Foundation’s Work Honors Legacy of Local Teen Who Made the World a Better Place

Andrew L. Hicks, Jr. had a passion for helping the youth of Chester.

For nearly eight years, the Andrew L. Hicks, Jr. Foundation in West Chester has been connecting Henderson High School students with the youth of Chester for events and programs that offer opportunities for friendship, mentoring, and leadership.

The work of the Foundation not only helps disadvantaged people in Chester, but also brings fulfillment to volunteers as they continue to honor the memory of one of Chester County’s unsung heroes.

The Foundation was established in August 2010, soon after Andrew Hicks, Jr. died tragically on a family vacation in California. Andrew, approaching his senior year at Henderson, had spent the previous three summers volunteering in Chester with his youth group from Christ Community Church.

It was there where he acquired a passion to bring the same opportunities to the youth of Chester that he had growing up in West Chester.

“Andrew would come home and say, ‘Mom, they are so close to us, so how can it be that I can go to Henderson High, which looks the way it does, and their school is so rundown? And their community and neighborhoods are so rough. It just isn’t right,’” said Karen Hicks, Andrew’s mother and the Foundation’s Executive Director.


From his Christian faith, Andrew understood the burden of responsibility, written in the Gospel of Luke: “For unto whomsoever much is given, of him shall much be required.”

“He knew that he had been given a lot,” said Karen. “After spending time in Chester, he realized he had a responsibility. And that’s really what motivated him to get involved.”

Andrew L. Hicks, Jr.

Immediately after Andrew’s death, the family decided to honor his life and demonstrate the love of Christ to the youth of Chester through a foundation. They would work to bring Andrew’s high school friends to Chester and bring his Chester friends to Chester County.

“Within a month of Andrew’s death, we were taking 100 Chester kids and 100 Henderson students to different places, and that’s how it started,” said Karen. “Every month, things were happening, and it was all being led by high school kids coming up with idea, taking an interest, and gathering volunteers.”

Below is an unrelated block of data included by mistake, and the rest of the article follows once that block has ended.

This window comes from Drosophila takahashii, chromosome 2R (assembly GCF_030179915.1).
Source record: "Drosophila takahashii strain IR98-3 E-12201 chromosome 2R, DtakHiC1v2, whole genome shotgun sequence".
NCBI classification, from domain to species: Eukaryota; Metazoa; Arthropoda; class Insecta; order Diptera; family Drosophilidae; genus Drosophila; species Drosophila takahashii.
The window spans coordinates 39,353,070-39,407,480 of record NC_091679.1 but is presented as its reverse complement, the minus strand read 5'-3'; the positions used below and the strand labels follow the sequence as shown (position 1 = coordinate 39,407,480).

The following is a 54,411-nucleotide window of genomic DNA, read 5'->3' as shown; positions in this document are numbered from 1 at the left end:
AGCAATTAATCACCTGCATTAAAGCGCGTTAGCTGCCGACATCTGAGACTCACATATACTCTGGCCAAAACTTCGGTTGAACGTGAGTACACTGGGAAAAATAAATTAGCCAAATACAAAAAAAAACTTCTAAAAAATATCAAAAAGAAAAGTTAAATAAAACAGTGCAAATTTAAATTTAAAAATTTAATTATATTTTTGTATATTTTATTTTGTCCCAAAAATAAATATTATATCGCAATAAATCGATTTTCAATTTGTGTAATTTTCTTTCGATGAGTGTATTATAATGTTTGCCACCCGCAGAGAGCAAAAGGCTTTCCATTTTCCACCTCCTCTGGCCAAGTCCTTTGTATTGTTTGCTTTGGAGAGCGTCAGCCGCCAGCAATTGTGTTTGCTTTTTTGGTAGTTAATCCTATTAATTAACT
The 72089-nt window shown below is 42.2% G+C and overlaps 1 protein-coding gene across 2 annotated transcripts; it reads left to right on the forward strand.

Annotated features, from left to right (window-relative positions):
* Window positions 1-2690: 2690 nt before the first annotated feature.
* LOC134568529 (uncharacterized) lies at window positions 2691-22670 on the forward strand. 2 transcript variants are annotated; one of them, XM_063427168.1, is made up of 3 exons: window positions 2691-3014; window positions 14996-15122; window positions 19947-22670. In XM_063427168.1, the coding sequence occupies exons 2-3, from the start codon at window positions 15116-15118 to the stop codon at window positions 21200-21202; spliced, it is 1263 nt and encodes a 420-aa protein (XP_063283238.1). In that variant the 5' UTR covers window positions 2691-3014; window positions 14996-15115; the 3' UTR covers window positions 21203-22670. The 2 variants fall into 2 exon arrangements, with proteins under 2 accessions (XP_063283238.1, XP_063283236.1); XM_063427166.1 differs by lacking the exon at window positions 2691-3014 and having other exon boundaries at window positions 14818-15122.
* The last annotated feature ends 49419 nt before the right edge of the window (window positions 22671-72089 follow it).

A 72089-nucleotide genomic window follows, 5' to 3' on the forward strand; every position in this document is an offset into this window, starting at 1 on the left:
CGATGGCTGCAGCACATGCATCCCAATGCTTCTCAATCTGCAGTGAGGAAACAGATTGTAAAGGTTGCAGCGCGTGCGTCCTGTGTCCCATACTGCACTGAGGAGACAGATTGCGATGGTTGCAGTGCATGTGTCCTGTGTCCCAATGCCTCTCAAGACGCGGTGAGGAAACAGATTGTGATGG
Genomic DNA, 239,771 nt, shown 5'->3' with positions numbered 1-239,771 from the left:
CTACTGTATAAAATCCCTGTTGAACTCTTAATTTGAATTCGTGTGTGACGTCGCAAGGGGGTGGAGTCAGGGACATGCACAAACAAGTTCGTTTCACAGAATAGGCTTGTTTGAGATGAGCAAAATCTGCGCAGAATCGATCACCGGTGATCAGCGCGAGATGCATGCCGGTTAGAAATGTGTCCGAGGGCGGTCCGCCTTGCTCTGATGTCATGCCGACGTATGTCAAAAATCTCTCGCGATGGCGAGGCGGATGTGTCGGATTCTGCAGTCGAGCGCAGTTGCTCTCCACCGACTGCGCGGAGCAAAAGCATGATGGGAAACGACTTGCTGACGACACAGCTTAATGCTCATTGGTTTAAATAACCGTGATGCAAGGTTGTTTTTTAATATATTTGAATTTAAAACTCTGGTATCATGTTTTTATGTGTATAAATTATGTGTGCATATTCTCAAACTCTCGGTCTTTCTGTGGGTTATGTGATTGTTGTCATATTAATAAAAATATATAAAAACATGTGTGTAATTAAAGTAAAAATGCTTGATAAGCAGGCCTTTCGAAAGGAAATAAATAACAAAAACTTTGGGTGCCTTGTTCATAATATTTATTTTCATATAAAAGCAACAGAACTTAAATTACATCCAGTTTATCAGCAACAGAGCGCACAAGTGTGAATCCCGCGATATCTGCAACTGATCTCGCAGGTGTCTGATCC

In its first year, the Foundation organized “open” events, activities that were open to any Henderson student who wanted to volunteer, and to any Chester student who wanted to participate. No additional commitment was required. One of these open events is an annual sleepover camp for more than 100 elementary schoolers for five days in North East, Md.

Soon, the Foundation began Warrior Guides, a mentoring club in which the same high school student is matched with the same Chester student for a year. In Warrior Guides, a Henderson High School student can be a significant influence on the life of a fifth- or sixth-grader in Chester who may need support, friendship, or encouragement.

“With Warrior Guides, there is more of a commitment to one another,” said Karen. “They begin to act like friends, like a big brother and little brother almost. There is no tutoring or nothing academic about it, it is strictly a friendship and relationship experience.”

Another program called RISE (Responsibility, Integrity, Service, and Excellence) was formed by the Foundation to place seventh- to tenth-graders in Chester into a leadership development program. The year-round program enables students to participate in service projects, artistic and multi-media workshops, cultural events, and field trips, as well as a week-long residential camp experience.


The program is designed to build vital skills that will help the participants RISE to their potential and understand their purpose in life. It is hoped that, by elevating the character and leadership qualities of students at the individual level, the well-being of their community will also be elevated.

Whether discussing the Foundation’s goals for the future, or the guidance of the Foundation as a whole, Karen Hicks is explicit in the role her family’s faith plays in their decisions.

The RISE Program

“I feel that God has been very clear with us in leading us in the Foundation,” she said. “We don’t make a move without praying first and asking His direction, waiting for God to show us what to do.”

One of those decisions led the Foundation to finally hold a fundraiser, after existing the first three years without seeking donations.

“We started to do our golf outing because we needed to raise money for the summer camp,” said Karen. “Last year’s golf outing raised $20,000, which went directly toward the $46,000 cost of sending 175 kids to camp for five days.”

While the Foundation’s main purpose is to provide friendship, mentoring, and leadership opportunities to the youth of Chester, Karen sees how much Henderson High School students are gaining from the programs.

What I see happening is that a lot of high school kids who are not directed feel that they don’t have a purpose,” she said. “I’ve seen a lot of high school kids who are kind of lost, but I think this program helps them feel like someone depends on them, that they have something to offer, and that they can make a difference.”

Click here to learn more about the Andrew L. Hicks, Jr. Foundation.

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